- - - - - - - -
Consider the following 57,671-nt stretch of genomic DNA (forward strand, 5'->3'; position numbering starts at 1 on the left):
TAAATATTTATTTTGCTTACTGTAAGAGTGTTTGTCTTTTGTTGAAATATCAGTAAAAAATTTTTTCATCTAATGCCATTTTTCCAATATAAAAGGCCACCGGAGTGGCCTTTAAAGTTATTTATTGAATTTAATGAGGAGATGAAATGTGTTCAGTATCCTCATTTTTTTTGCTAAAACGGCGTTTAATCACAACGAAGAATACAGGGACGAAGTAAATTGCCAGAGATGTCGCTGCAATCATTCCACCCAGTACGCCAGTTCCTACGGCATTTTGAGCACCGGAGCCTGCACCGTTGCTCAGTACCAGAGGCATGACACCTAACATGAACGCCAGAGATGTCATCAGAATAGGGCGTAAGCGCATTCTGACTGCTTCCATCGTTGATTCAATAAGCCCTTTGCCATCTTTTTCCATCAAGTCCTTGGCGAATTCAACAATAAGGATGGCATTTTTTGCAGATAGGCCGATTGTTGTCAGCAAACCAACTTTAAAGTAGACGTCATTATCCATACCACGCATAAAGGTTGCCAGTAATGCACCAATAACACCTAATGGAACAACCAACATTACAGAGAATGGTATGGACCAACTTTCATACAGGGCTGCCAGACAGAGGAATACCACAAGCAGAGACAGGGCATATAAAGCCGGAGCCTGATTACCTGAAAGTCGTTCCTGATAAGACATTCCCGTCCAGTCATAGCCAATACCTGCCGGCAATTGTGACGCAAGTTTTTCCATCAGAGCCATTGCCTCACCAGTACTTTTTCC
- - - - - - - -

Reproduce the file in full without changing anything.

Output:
Consider the following 57,671-nt stretch of genomic DNA (forward strand, 5'->3'; position numbering starts at 1 on the left):
TAAATATTTATTTTGCTTACTGTAAGAGTGTTTGTCTTTTGTTGAAATATCAGTAAAAAATTTTTTCATCTAATGCCATTTTTCCAATATAAAAGGCCACCGGAGTGGCCTTTAAAGTTATTTATTGAATTTAATGAGGAGATGAAATGTGTTCAGTATCCTCATTTTTTTTGCTAAAACGGCGTTTAATCACAACGAAGAATACAGGGACGAAGTAAATTGCCAGAGATGTCGCTGCAATCATTCCACCCAGTACGCCAGTTCCTACGGCATTTTGAGCACCGGAGCCTGCACCGTTGCTCAGTACCAGAGGCATGACACCTAACATGAACGCCAGAGATGTCATCAGAATAGGGCGTAAGCGCATTCTGACTGCTTCCATCGTTGATTCAATAAGCCCTTTGCCATCTTTTTCCATCAAGTCCTTGGCGAATTCAACAATAAGGATGGCATTTTTTGCAGATAGGCCGATTGTTGTCAGCAAACCAACTTTAAAGTAGACGTCATTATCCATACCACGCATAAAGGTTGCCAGTAATGCACCAATAACACCTAATGGAACAACCAACATTACAGAGAATGGTATGGACCAACTTTCATACAGGGCTGCCAGACAGAGGAATACCACAAGCAGAGACAGGGCATATAAAGCCGGAGCCTGATTACCTGAAAGTCGTTCCTGATAAGACATTCCCGTCCAGTCATAGCCAATACCTGCCGGCAATTGTGACGCAAGTTTTTCCATCAGAGCCATTGCCTCACCAGTACTTTTTCC